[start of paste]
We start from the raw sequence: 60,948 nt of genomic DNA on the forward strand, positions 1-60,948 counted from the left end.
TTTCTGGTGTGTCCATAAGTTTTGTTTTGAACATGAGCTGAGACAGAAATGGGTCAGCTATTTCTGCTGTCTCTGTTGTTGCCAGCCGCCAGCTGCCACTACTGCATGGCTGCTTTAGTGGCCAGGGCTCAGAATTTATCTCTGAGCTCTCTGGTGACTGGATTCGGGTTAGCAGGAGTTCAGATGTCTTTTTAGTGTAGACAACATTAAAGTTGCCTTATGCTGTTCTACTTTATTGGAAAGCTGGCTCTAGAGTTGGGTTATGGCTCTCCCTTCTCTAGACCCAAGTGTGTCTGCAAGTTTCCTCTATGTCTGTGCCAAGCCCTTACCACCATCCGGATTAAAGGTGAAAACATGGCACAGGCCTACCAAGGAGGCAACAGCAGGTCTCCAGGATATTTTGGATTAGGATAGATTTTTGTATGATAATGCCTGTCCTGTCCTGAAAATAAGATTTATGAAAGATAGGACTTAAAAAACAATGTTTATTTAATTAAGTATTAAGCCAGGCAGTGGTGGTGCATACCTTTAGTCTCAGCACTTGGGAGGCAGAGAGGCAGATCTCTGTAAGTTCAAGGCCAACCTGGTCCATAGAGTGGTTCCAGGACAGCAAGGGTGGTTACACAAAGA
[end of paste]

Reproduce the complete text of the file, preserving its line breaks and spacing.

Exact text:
We start from the raw sequence: 60,948 nt of genomic DNA on the forward strand, positions 1-60,948 counted from the left end.
TTTCTGGTGTGTCCATAAGTTTTGTTTTGAACATGAGCTGAGACAGAAATGGGTCAGCTATTTCTGCTGTCTCTGTTGTTGCCAGCCGCCAGCTGCCACTACTGCATGGCTGCTTTAGTGGCCAGGGCTCAGAATTTATCTCTGAGCTCTCTGGTGACTGGATTCGGGTTAGCAGGAGTTCAGATGTCTTTTTAGTGTAGACAACATTAAAGTTGCCTTATGCTGTTCTACTTTATTGGAAAGCTGGCTCTAGAGTTGGGTTATGGCTCTCCCTTCTCTAGACCCAAGTGTGTCTGCAAGTTTCCTCTATGTCTGTGCCAAGCCCTTACCACCATCCGGATTAAAGGTGAAAACATGGCACAGGCCTACCAAGGAGGCAACAGCAGGTCTCCAGGATATTTTGGATTAGGATAGATTTTTGTATGATAATGCCTGTCCTGTCCTGAAAATAAGATTTATGAAAGATAGGACTTAAAAAACAATGTTTATTTAATTAAGTATTAAGCCAGGCAGTGGTGGTGCATACCTTTAGTCTCAGCACTTGGGAGGCAGAGAGGCAGATCTCTGTAAGTTCAAGGCCAACCTGGTCCATAGAGTGGTTCCAGGACAGCAAGGGTGGTTACACAAAGA